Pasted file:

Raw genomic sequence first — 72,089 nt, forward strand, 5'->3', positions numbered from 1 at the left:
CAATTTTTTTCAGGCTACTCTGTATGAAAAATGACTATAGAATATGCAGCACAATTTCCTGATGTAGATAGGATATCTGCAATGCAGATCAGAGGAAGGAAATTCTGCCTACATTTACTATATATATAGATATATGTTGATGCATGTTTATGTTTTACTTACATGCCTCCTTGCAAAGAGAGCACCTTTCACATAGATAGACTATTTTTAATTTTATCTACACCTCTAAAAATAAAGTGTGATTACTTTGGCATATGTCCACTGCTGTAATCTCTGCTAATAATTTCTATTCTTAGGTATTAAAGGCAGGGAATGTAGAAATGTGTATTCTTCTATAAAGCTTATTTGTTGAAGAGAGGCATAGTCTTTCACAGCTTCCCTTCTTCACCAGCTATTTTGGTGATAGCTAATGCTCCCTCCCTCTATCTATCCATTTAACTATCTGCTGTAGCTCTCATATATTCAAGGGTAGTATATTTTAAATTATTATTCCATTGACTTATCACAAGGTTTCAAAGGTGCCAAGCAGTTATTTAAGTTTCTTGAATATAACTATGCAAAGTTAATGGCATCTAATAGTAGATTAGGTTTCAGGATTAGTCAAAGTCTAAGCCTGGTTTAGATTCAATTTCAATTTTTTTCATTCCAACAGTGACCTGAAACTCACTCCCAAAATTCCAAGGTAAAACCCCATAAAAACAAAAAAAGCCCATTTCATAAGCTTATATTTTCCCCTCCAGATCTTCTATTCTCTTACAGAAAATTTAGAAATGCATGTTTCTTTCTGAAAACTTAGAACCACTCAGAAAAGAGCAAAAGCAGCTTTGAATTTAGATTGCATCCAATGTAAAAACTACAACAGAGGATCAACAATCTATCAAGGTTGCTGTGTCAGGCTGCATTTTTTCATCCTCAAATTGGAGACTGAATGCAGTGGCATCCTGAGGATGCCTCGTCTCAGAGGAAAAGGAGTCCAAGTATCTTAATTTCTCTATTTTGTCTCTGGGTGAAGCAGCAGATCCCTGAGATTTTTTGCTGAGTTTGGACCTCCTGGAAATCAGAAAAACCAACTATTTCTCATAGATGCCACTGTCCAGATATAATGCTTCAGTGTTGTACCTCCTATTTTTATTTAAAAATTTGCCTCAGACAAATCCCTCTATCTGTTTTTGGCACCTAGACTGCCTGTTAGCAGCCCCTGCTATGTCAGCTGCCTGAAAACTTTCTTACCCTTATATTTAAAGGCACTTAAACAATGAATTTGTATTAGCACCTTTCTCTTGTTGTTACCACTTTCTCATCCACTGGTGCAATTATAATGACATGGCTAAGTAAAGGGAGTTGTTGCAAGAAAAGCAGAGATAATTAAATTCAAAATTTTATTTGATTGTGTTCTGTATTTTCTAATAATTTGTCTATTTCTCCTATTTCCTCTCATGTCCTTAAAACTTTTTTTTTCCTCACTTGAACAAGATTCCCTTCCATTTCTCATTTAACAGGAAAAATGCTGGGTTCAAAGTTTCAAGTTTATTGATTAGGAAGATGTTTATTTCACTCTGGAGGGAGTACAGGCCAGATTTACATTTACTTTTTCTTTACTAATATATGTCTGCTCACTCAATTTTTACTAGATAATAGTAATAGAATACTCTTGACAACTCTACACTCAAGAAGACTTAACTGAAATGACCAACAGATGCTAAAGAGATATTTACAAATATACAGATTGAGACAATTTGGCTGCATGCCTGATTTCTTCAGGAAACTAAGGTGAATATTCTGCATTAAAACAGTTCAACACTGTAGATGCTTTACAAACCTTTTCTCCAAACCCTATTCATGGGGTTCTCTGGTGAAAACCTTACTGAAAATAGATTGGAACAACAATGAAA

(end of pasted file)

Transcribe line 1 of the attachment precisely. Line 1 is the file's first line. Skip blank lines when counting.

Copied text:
Raw genomic sequence first — 72,089 nt, forward strand, 5'->3', positions numbered from 1 at the left: